How can concussions cause epilepsy?
It can occur as they damage the brain in ways that make it more susceptible to seizures. A concussion is a type of seizure after head injury:
- It occurs when the brain is pushed or concussed inside the skull.
- It can cause the brain to swell or bleed, leading to brain activity and connectivity changes.
One of the ways concussions can lead to epilepsy is by causing the formation of scar tissue in the brain. Scar tissue can disrupt the brain’s normal functioning:
- It creates areas of abnormal electrical activity that can trigger seizures. This type of epilepsy is known as post-traumatic epilepsy (PTE).
- It can develop months or even years after the initial concussion.
Another way concussions can cause epilepsy is by altering the brain’s chemical balance. A concussion can cause an increase in the production of certain chemicals in the brain. For example, it can be glutamate, which can cause damage to brain cells and increase the risk of seizures.
The severity and frequency of concussions can increase the likelihood of developing epilepsy.
What to do with a seizure after a head injury?
Taking specific steps to ensure their safety is essential after a seizure. Here are some steps you can take:
- Ensure safety. The priority is to protect the person from harm. So remove any sharp or dangerous objects nearby that may cause injury. Also, make sure there are no hard surfaces or sharp corners nearby.
- Ease the person to the ground. Gently guide them to the ground so they don’t fall, hit their head, or cause harm.
- Loosen any tight clothing. If the person is wearing tight clothing, such as a belt or tie, loosen them. You need it to ensure they can breathe comfortably during post-traumatic epilepsy.
- Turn the person to the side. This can help prevent choking or aspiration if the person vomits or has much saliva in their mouth. It also helps clear their airway to breathe more easily.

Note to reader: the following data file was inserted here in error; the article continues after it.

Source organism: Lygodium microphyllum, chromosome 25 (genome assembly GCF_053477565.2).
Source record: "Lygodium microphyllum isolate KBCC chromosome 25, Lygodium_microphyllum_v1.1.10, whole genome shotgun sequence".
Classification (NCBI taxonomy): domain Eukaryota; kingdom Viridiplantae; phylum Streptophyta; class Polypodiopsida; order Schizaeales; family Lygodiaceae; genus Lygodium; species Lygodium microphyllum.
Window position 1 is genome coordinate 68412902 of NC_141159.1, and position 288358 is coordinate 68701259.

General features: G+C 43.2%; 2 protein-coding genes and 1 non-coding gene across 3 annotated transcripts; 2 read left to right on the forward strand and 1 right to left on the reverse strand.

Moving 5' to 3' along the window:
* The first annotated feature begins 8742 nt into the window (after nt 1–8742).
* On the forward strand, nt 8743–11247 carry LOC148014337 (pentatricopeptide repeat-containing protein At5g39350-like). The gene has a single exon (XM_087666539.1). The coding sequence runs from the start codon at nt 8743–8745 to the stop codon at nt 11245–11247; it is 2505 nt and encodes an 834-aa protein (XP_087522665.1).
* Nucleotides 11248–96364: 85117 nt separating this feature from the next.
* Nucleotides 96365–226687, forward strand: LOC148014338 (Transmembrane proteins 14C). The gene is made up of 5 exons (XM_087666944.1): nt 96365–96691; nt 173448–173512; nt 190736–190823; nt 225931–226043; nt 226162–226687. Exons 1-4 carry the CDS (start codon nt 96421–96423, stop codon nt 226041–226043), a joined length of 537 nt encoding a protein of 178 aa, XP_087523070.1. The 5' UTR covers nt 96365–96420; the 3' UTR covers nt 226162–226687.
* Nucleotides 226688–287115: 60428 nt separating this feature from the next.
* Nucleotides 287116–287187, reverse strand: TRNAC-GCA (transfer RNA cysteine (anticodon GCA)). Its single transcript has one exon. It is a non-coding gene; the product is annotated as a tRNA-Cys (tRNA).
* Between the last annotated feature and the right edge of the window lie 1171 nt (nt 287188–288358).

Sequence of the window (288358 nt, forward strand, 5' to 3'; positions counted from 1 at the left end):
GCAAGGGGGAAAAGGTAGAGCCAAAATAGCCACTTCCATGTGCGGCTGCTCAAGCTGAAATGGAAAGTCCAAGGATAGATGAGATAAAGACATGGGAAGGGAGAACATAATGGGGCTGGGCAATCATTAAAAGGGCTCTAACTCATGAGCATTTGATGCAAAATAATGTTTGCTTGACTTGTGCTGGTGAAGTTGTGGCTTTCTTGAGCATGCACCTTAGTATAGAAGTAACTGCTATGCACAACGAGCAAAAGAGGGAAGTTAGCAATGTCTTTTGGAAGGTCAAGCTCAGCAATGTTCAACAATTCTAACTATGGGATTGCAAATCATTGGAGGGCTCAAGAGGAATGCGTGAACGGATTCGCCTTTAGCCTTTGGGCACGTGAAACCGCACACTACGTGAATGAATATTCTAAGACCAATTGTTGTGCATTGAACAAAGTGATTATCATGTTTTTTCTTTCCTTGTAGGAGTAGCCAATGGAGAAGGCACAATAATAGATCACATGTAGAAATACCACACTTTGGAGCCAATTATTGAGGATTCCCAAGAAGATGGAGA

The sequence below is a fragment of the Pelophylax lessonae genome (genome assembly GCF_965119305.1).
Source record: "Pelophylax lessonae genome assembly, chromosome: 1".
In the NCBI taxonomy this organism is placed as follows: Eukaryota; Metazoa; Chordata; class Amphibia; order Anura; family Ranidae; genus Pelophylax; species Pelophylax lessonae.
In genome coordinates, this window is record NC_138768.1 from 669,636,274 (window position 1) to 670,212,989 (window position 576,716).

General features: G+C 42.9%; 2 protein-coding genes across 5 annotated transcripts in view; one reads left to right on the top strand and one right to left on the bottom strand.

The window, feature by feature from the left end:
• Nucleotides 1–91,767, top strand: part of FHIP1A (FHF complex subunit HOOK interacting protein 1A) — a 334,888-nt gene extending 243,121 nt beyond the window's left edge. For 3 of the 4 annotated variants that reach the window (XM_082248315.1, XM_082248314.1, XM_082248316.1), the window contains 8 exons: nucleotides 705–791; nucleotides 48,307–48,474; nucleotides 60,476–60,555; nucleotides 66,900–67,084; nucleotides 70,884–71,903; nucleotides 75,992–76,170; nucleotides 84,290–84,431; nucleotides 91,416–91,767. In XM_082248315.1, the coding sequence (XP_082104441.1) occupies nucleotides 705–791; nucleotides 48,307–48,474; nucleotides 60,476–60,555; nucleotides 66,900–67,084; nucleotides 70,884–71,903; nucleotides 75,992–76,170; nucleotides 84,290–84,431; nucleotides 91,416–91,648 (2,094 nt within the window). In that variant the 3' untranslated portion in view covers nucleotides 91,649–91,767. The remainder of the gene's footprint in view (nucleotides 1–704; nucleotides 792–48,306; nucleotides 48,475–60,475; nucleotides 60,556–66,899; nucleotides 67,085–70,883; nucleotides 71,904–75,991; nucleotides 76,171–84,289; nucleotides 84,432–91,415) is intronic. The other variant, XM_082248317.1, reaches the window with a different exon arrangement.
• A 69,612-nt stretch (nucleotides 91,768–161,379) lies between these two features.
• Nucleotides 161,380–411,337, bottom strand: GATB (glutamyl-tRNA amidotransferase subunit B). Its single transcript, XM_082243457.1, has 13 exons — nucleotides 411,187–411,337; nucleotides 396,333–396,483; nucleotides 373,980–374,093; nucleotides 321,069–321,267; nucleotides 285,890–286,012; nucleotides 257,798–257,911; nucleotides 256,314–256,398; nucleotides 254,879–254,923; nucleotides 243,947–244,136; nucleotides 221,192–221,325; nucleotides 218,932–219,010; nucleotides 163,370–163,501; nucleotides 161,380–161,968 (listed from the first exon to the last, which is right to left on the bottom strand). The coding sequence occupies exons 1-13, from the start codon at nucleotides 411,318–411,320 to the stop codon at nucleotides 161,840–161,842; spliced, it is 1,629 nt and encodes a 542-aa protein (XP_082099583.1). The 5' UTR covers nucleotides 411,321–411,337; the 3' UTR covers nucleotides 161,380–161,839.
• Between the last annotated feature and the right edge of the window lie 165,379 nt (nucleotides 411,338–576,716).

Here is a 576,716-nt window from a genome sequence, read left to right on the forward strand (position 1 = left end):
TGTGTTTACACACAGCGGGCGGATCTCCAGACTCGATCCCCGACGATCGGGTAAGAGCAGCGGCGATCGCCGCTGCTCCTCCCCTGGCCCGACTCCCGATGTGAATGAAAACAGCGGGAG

- Do not restrain the person. Although watching someone having a seizure can be distressing, do not restrain them. As it can cause further injury.
- Time the seizure. It’s important to time the seizure as it can help medical professionals understand the severity and length of the seizure.
- Seek medical attention. Call for emergency medical services or take the person to the nearest hospital very fast. Do it, especially if:
- the seizure lasts longer than 5 minutes;
- the person has multiple TBI seizures;
- they experience breathing difficulties.
- Reassure the person. If the person is conscious, reassure them that they are safe and that you are there to help them.
- Provide relevant information to medical professionals. Be sure to inform medical professionals about the head injury and any other relevant medical history, such as whether the person has a history of seizures or epilepsy.
- Follow-up with medical care. After medical attention, following up with the person’s healthcare provider is important. The healthcare provider can recommend tests to determine the extent of the injury. Also, they may prescribe medication or other treatments.
In summary, the most important thing to remember when dealing with a seizure after a head injury is to prioritize the person’s safety and seek medical attention immediately. Keep calm, reassure the person and follow the advice of medical professionals. Remember that you can find a high-qualified medical help from Lone Star Neurology.
- Does post-traumatic epilepsy go away?
No, post-traumatic epilepsy may not go away completely. It can be a lifelong condition that requires ongoing management. While some people may experience spontaneous remission, for others, post-traumatic epilepsy can be a lifelong condition that requires ongoing management with medication and other therapies.
- How is post-traumatic epilepsy diagnosed?
The doctor diagnoses it by analyzing the history of trauma that led to the disease and data on how often seizures occur, what triggers them, and how long they last. EEG or electroencephalography records brain biopotentials, and MRI of the brain are assigned as instrumental examinations.
- What are post-traumatic seizures?
Post-traumatic seizures can occur after a traumatic brain injury (TBI). They may occur within the first few days after the injury or weeks to months later. Post-traumatic seizures are a common complication of TBI, affecting around 5% to 7% of people who have suffered a traumatic brain injury.
- Can post-traumatic epilepsy develop immediately after a head injury?
No, post-traumatic epilepsy may not develop immediately after a head injury. It can occur weeks, months, or even years after the injury, making it important to monitor for symptoms and seek medical attention if they occur.